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Ford calls an end to US auto boom, rivals bet other way

DETROIT, July 29, 2016

Ford Motor Co on Thursday declared the US auto industry's long recovery is at an end, sending its stock and those of rival auto companies tumbling.

"The growth is over," Ford chief financial officer Robert Shanks told Reuters in an interview. Shanks earlier forecast US light vehicle sales would fall in 2016 from the record of 17.47 million last year, and fall again in 2017.

Pent-up demand built during the last recession has been satisfied, and lower used car prices are drawing some buyers away from new vehicles, he said, adding however, "We’re not talking about a collapse."

Ford's warning put at centre stage a debate that has been running for months in Detroit about how much further the long bull market in US vehicle sales has to run.

The debate has consequences. Based on its forecasts, Ford said it will accelerate cost cutting and cut North American production in the second half of the year. That could affect workers' paychecks, payments to suppliers and service vendors, and investment plans.

Ford shares skidded 8.2 per cent on Thursday. General Motors Co stock fell 3.2 per cent and Fiat Chrysler Automobiles NV shares closed down nearly 4.8 per cent.

Mike Jackson, the head of AutoNation Inc, the largest US auto dealership chain, has warned for much of the year that US vehicle demand is hitting a plateau, and has called on automakers to rein in production to avoid overstocking vehicles, particularly small cars. AutoNation reports second quarter results Friday.

GM and Fiat Chrysler, however, are taking more positive stands, forecasting continued strength in US and North American vehicle demand.

GM last week raised its outlook for full-year results and reported stronger margins in its North American operations. Chief executive Mary Barra told analysts last week average prices for GM vehicles were up $1,500 in the second quarter from a year ago. She predicted "continued momentum" in the second half as the company launches new models and increases production of trucks and sport utility vehicles.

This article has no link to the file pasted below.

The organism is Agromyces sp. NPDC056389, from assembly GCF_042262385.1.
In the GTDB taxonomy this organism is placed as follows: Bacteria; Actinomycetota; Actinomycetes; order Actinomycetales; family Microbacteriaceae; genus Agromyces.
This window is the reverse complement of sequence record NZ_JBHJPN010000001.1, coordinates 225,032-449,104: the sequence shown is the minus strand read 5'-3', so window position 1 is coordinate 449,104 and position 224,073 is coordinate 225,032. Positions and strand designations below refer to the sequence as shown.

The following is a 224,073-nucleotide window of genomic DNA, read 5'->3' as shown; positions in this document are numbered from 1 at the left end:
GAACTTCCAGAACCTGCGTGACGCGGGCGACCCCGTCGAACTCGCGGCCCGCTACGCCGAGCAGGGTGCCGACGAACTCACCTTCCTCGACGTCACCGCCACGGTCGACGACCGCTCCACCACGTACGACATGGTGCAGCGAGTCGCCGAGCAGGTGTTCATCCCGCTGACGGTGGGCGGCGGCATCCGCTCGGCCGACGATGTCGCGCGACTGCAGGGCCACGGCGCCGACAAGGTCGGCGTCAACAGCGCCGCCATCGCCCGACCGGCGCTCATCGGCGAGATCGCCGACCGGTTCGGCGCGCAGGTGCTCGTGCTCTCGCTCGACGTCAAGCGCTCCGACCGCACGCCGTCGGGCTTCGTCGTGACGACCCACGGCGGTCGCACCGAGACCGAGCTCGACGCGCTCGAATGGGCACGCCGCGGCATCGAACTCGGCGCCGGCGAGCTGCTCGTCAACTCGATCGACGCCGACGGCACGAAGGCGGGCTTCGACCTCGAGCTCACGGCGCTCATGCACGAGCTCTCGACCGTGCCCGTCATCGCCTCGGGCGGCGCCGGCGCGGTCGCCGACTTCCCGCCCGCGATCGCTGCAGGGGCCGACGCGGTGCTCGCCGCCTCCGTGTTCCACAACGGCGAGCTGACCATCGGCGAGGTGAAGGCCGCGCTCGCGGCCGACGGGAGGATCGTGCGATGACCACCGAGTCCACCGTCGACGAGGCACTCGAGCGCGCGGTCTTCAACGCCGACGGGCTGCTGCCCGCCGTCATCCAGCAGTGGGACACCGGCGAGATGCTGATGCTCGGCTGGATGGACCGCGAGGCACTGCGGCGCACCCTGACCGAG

Fiat Chrysler said earlier this week it expects North American demand to "remain strong" and Chief Executive Sergio Marchionne predicted "positive pricing going forward" in the market.

However, Marchionne warned that unless the company can negotiate more competitive labour deals with the United Auto Workers, it will stop building sedans and compact cars in the US. The slump in Fiat Chrysler's sedan sales reflects a broader shift - no longer is consumer demand strong across all market segments and body styles.

The call on the North American vehicle market matters to investors because US sales of light trucks and SUVs generate the bulk of global profits for GM, Fiat Chrysler and Ford.

Ford said it expects the US economy to grow 1.9 per cent to 2.3 per cent this year, lower than Ford's previous expectation of 2.1 per cent to 2.6 per cent growth.

The Federal Reserve last month trimmed its forecast for US economic growth to 2 per cent from 2.2 per cent in March. - Reuters
 




Tags: | US | Ford | rivals |

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